The darker the color, the more favorable the climate conditions are for survival. The outlined areas represent approximate current range for each season. More on reading these maps.
An icon of the energy-rich sagebrush deserts in the Intermountain West, this species is poised to lose 71% of breeding range by 2080 and 92% in the non-breeding season, according to Audubon’s climate model. As a bird that relies on specific breeding arenas, how the climatic disruption will affect this bird, already threatened by energy extraction and other uses of public land, is unknown.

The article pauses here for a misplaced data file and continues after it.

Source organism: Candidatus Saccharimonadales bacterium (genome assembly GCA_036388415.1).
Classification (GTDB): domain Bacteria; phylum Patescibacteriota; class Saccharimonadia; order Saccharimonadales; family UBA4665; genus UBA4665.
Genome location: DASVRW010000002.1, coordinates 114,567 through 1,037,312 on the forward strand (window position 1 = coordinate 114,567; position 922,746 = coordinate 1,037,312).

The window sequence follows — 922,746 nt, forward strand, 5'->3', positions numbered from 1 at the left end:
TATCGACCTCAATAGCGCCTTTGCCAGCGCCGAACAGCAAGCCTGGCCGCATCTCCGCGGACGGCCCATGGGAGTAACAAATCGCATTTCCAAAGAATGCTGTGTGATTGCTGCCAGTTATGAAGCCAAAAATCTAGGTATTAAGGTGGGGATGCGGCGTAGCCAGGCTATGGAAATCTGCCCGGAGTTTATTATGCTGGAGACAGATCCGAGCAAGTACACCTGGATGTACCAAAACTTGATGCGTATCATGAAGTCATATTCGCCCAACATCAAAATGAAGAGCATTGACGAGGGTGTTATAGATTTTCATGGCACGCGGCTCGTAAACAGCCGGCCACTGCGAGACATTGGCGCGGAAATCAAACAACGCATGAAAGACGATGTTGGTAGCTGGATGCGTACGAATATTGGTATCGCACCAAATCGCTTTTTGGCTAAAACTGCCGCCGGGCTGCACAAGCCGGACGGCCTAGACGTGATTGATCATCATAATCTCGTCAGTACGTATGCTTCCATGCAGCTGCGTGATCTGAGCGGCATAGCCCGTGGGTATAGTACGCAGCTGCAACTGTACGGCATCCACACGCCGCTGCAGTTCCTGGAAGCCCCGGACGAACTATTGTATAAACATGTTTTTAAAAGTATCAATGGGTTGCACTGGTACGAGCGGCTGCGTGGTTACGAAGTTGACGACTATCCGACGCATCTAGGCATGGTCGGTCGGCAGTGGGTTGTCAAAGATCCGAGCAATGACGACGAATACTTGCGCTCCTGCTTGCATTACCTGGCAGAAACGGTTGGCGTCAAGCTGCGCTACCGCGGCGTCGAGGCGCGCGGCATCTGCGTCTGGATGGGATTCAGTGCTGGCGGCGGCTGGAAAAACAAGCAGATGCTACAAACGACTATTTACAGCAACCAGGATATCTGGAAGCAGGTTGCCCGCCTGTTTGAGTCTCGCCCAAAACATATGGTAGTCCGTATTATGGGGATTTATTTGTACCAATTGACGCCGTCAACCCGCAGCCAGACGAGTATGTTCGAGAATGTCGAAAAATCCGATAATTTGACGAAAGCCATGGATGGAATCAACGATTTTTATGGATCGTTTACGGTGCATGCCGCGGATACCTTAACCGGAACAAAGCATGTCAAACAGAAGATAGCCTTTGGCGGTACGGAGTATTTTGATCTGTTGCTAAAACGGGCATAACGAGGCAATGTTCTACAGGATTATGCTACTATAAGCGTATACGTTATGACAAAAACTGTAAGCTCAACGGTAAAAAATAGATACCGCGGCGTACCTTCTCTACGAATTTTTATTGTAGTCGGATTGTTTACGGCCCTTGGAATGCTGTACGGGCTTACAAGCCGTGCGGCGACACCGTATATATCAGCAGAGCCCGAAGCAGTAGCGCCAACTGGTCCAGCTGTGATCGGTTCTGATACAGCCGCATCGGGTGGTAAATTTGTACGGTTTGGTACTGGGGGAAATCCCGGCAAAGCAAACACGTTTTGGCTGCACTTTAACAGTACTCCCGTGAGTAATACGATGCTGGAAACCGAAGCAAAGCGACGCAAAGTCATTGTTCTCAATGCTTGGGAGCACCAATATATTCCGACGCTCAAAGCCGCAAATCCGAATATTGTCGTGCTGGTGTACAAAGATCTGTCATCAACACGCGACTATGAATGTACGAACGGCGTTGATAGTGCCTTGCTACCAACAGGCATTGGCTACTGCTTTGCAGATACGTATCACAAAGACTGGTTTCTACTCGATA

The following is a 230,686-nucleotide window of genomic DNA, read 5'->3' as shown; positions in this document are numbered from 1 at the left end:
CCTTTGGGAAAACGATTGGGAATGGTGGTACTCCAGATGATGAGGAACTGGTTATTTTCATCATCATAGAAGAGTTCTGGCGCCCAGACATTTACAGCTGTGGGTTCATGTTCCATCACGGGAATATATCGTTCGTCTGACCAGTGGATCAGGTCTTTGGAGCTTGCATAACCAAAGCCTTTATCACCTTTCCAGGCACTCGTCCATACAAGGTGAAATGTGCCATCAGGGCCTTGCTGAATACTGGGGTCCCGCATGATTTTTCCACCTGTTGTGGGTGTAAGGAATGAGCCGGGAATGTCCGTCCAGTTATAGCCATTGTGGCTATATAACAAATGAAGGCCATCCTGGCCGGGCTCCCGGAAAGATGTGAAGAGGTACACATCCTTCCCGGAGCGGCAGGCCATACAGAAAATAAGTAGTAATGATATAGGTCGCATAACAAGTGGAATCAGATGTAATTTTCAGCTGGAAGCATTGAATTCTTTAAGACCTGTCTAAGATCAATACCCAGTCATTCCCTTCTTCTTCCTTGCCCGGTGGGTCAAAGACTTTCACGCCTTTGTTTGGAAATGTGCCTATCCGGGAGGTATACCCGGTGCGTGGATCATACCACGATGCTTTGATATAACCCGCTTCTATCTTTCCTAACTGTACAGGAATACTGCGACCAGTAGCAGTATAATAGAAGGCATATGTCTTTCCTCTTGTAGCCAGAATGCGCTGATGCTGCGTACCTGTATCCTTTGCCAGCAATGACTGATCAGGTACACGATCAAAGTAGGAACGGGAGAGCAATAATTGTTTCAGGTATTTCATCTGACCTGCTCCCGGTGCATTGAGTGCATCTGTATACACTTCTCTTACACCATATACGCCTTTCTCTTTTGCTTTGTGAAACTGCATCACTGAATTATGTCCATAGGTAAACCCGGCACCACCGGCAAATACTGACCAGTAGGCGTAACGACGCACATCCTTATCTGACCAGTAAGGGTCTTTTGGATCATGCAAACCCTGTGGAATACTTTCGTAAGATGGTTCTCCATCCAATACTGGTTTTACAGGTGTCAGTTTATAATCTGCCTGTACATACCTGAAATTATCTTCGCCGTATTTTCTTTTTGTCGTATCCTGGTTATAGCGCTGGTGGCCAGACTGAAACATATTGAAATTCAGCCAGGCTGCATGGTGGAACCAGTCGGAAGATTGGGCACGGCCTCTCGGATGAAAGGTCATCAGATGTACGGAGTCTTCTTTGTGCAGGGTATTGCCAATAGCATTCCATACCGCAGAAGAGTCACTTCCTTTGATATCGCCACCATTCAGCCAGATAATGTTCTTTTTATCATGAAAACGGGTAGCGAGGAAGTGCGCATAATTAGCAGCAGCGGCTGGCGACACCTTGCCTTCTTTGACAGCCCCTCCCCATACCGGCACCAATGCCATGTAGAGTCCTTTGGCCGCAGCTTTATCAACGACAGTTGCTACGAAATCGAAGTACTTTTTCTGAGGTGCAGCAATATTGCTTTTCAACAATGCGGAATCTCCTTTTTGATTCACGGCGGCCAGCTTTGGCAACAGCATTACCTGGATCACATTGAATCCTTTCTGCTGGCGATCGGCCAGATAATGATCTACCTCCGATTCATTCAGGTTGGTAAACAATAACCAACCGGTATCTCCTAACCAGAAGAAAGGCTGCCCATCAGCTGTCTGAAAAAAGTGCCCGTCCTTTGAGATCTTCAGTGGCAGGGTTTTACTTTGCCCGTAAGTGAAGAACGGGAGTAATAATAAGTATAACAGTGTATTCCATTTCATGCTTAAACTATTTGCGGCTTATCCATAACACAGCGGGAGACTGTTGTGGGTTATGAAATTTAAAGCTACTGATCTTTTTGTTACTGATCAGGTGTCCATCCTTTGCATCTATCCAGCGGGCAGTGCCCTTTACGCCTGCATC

The male Greater Sage-Grouse, with his fluffy, white ruff and big, fanning tail, has one of the most remarkable displays in the northwestern United States. For his spectacular mating display, he struts around, puffing out a pair of yellow air sacs on his breast and using them to make a series of throaty, popping sounds to attract females and intimidate other males. During the rest of the year, the sage-grouse is highly social, sometimes forming flocks of hundreds of birds. It forages on leaves, flowers, stems, fruit, and insects; a key component of its diet is sagebrush—hence its name. Sagebrush habitat could be in trouble, though; millions of hectares have been cleared for crop-growing, and other areas are threatened by urbanization, livestock grazing, and invasive, non-native grasses.